If you’ve been looking for an easy way to get healthier looking skin, I have an answer for you. Two answers, actually, and they’re both really easy to implement.
Your skin is a complex organ. It’s affected by what’s happening on the inside of your body, and also by what it’s exposed to one the outside. For truly healthy-looking skin, you’ve got to pay attention to both.
Helping your skin from the outside
If there’s one thing I hear from my customers over and over again, it’s how they can’t believe how well-behaved their skin became after using our herbal toners. If you haven’t had the chance to try them, check them out. Firm is great for hydrating your skin and giving you a youthful glow; Clear works wonders on acne prone skin; and Smooth is extra softening, perfect for dry skin.
Helping your skin from the inside
Herbal skin care products are only one piece of the puzzle. Healthy skin also comes from a healthy body, and I’m here to tell you about an herbal tea that tastes delicious and works wonders for your skin.
It’s zesty and fresh tasting, enjoyable hot or cold, and drinkable all day long. I make a big batch at once and enjoy it for a few days in a row. Easy, delicious and effective – what more could you ask for?
The rest of the world else already knows…
Ginger tea has been used around the world for centuries. It’s largely used to treat colds & flu, and stomach bugs. It is added to herbal mixtures intended to address specific medical conditions because it works so well to move medicines to where they need to go.
Safe and effective for all ages, ginger is a superb herb to add to your diet.
Ginger is an excellent ally for your skin
What makes an herb that’s good for congestion and stomach bugs great for your skin? Remember that your skin reflects what’s going on inside your body. Ginger is a powerhouse, cleaning you from the inside out.
Ginger has hundreds of active constituents in each piece of the root. It’s full of antioxidants, which fight free radicals and protect against aging. It improves circulation by helping your blood move much-needed oxygen to cells around the body. Not only does it increase your body’s ability to function, it helps to remove waste, too. And if all of that weren’t enough, ginger has strong anti-inflammatory properties.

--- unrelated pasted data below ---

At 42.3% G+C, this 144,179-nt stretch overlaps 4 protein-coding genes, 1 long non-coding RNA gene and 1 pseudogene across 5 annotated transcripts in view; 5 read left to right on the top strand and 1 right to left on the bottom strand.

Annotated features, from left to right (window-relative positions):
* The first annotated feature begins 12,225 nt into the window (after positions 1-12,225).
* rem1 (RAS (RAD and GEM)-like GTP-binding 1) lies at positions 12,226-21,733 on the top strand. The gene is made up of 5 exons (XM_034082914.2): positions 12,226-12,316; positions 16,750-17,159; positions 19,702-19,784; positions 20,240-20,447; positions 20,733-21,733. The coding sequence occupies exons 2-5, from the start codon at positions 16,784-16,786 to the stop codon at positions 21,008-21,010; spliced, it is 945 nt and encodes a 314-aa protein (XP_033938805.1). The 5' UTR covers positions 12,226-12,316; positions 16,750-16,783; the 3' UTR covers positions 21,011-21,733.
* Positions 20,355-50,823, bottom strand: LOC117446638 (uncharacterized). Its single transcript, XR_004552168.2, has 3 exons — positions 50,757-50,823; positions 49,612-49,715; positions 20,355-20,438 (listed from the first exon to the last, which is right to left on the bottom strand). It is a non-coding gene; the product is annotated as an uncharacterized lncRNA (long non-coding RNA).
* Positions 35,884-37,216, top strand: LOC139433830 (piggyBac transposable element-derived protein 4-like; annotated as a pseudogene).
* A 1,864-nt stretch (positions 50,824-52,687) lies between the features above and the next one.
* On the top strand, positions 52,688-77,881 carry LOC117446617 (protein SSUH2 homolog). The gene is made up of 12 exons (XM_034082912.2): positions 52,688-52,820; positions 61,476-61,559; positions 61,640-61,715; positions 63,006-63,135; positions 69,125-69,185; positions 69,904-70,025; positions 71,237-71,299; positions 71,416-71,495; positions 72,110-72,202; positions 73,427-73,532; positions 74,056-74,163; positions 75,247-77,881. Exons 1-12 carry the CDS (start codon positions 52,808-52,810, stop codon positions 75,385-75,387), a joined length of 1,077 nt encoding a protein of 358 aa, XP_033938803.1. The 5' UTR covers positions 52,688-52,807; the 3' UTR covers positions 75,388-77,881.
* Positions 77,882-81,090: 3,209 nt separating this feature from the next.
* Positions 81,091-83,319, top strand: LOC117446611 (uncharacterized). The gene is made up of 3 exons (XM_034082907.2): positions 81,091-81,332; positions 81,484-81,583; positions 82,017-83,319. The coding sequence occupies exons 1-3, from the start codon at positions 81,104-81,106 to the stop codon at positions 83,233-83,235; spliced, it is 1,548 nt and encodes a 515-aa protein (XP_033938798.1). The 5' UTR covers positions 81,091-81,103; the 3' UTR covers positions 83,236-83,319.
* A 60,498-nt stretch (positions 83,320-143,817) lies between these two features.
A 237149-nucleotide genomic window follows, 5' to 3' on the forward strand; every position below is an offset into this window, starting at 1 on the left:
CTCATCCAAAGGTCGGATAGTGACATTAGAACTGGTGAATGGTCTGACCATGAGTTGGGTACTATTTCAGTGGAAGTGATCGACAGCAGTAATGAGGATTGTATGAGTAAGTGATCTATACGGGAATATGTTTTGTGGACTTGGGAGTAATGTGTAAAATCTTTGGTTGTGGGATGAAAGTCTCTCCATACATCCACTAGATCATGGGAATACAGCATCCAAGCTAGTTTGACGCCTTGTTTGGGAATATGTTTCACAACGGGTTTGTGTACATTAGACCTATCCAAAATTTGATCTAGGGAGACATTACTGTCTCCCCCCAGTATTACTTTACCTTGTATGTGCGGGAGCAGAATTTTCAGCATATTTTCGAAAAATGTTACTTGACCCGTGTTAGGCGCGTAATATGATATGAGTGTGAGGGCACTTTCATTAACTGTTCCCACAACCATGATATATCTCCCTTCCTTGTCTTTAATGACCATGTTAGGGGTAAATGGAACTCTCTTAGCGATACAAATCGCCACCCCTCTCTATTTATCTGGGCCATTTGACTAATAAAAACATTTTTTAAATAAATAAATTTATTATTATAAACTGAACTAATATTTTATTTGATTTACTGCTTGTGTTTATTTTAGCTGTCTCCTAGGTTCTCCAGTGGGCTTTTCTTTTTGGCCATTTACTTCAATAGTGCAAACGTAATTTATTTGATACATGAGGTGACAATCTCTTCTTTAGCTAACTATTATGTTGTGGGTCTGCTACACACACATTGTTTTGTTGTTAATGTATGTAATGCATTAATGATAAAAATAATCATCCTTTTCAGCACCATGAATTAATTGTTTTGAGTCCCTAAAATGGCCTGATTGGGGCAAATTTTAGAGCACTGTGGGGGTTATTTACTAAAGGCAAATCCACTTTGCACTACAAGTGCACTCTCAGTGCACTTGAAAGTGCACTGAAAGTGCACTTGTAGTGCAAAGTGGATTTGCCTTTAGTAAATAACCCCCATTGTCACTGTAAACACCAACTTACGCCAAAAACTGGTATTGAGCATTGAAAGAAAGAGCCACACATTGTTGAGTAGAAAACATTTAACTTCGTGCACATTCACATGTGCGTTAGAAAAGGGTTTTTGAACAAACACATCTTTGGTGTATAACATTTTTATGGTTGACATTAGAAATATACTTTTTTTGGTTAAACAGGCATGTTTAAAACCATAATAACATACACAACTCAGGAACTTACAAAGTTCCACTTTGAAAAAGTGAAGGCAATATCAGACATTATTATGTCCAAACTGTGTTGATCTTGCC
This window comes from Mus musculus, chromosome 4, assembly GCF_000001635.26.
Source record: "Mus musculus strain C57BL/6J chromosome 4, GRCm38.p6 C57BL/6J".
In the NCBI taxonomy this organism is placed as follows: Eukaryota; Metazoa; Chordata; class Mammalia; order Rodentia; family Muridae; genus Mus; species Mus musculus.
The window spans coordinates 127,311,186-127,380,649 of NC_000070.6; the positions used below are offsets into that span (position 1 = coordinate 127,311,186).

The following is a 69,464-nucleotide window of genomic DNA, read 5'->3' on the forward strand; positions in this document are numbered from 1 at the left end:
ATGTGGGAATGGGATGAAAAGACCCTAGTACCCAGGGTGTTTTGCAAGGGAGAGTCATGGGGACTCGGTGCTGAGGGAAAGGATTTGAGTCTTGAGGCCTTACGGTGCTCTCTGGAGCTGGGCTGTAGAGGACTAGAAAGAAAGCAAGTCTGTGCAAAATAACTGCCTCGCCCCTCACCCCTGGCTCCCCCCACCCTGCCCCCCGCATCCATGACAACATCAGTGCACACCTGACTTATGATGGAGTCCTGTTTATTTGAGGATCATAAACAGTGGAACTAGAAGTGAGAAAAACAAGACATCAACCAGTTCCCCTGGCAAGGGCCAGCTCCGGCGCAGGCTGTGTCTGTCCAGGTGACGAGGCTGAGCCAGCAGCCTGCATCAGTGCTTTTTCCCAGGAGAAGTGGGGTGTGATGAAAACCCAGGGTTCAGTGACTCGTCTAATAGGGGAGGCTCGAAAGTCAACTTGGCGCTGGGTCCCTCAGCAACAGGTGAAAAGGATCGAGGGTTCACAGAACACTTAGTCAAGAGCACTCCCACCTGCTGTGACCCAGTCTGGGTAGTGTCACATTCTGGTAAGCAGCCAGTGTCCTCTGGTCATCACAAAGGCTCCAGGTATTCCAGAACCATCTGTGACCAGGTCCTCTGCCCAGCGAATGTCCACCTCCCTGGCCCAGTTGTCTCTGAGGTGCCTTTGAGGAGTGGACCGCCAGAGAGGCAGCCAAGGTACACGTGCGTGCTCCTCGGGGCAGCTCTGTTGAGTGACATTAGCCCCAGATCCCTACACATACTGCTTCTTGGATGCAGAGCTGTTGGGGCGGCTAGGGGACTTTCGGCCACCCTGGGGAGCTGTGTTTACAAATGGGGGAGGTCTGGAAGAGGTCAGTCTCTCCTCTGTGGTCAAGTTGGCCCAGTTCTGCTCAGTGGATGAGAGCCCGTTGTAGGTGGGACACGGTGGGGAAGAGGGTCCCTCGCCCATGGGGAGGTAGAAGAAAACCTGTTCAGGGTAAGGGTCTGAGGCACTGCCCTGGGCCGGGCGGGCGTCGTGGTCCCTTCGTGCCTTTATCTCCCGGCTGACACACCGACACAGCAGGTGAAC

When your cells are getting the oxygen they need, and at the same time, your body is ridding itself of impurities, your skin is going to quickly reflect all of this by looking healthier, firmer, and clearer.
Easy recipe for ginger tea
Fresh or Dry?
It’s important to note that there is a difference between fresh and dried ginger. Around the world, the fresh root is used far more often than dried ginger root.
When the root is dried, some of the constituents of the plant (the gingerols) are converted into different types of constituents (shogaols) that act upon the body in a different way. If you’re taking ginger to mediate a specific condition, such as a stomach bug or virus, the dry ginger may not work as well as the fresh ginger.
If you’re looking to boost your overall health and wellness, increase your circulation, and gently detoxify your body, both fresh and dried ginger are acceptable to use.
I make ginger tea from both fresh and dried ginger root.
Ginger Tea Recipe
This is my go-to ginger tea recipe. I make this in big batches, pour it into large pitchers, and keep it in the fridge for a few days. In our house, a gallon of ginger tea will be gone after 2 days because we drink it so much. Keep in mind that herbal teas will go moldy after 4 or 5 days in the fridge, so you’ll want to use it up.
I like to make it on the weak side, and enjoy large cups of it all day long. I’ll tell you something that can happen if you make the tea too strong and drink too much. This is particularly true if you’re using dried ginger exclusively. Ginger is excellent at cleaning out your gallbladder. If you google “ginger for gallbladder”, you’ll find nothing but good things about how helpful ginger is for gallbladder issues. What you won’t find is a warning that too much strong ginger tea can overtax the organ, resulting in gallbladder pain. If this happens to you, rest assured that it’ll go away on its own once you stop drinking so much ginger tea. To be safe, keep your recipe on the weaker side (use the guidelines below).
Don’t ask me how I know. Let’s just say that I’ve been hooked on ginger tea for a long time and have a bit of personal experience using the herb.
The recipe below is for a quart of tea (4 cups). If you’re just starting out with this recipe, start with a quart.
Making larger amount of tea
When you’re ready to make larger amounts, increase the water to 4 quarts (a gallon!) and increase the ginger to 2 inches. When the tea cools, pour it into pitchers (don’t throw out the ginger slices – include them in your pitcher!) and store in the fridge.
A delicious, easy to make tea that boosts overall health and wellness.
Peel 1/2 inch of the fresh ginger root and cut into slices 1/4" thick.
Heat the water in a stock pot on the stove, and add the sliced ginger.
Bring the pot of water and ginger slices to a boil.
Cover. Reduce the heat to a low simmer.
Turn off the heat. If you want to sweeten the tea with honey, now is the time to stir it into the pot.
To drink the tea hot, strain and pour into a tea cup immediately. I like to add a big squeeze of lemon to my tea. It gives it an extra layer of flavor.
To drink the tea cold, let the pot sit, covered, for 4 hours.
When the tea has cooled, strain and pour it into a glass. Add a squeeze of lemon and ice cubes if desired.